I have a neighbor who works with Chinese graduate students at University of Colorado. During a conversation she casually mentioned that most of her charges are at least partially deaf. "What?" I commented, to which she told me that when she puts several students into study-groups the volume level of their conversation almost instantly elevates to "outdoor voice" levels as students begin to interact.
When I asked why so many Chinese students had hearing issues, she said, quite matter-of-factly, "Their all partially deaf due to MP3 players..."
Unfortunately there's not much that can be done once someone's hearing has been damaged. Tinnitus (self-generated high frequency noise) caused by trauma from loud sounds is generally not reversible. And while it isn't uncommon for older folks to develop mild tinnitus, but for anyone under 18, tinnitus should not be the issue it has become.
So, what can be done? Frankly, once chronic tinnitus from sonic trauma has begun there's not much you can do, but if it was caused by diet or stress there are some treatment options available.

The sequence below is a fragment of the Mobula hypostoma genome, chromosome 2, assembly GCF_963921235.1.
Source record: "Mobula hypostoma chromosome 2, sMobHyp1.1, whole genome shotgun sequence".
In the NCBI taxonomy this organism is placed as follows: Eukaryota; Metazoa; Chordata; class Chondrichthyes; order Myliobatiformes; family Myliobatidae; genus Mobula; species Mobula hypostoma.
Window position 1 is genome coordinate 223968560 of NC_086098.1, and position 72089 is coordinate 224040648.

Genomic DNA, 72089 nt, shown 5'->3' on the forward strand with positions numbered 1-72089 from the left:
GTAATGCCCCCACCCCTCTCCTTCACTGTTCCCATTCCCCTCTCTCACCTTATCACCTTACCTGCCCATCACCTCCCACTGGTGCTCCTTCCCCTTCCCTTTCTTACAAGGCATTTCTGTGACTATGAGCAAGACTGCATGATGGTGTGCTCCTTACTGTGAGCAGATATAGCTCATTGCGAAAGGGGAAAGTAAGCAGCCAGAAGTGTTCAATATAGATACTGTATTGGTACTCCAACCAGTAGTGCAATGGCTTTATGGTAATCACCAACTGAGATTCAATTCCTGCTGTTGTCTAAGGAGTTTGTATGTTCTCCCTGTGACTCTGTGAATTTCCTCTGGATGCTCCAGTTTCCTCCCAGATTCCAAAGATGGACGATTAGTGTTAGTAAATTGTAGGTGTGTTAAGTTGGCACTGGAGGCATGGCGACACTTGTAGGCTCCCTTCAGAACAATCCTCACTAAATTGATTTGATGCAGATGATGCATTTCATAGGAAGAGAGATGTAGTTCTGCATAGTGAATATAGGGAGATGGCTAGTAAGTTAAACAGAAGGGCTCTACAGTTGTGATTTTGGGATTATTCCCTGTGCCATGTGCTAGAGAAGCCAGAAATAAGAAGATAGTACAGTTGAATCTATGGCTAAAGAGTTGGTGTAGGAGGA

The simplest way to avoid tinnitus is to avoid excessively loud noise. Good luck with that. As the experiences of the Chinese graduate students indicate, we already have a large number of young people whose hearing is already severely compromised.
If you have anyone under 20 in your immediate vicinity ask them if they make any effort to attenuate their high-volume personal listening. I suspect their answer will be, "What?"
Obviously, that's the wrong answer...
Tell your young'ins about the free smartphone app from Etymotic Research called "Awareness." It monitors volume levels (both external levels and the dB levels generated by a player), could make a major improvement in their lifestyle in later life.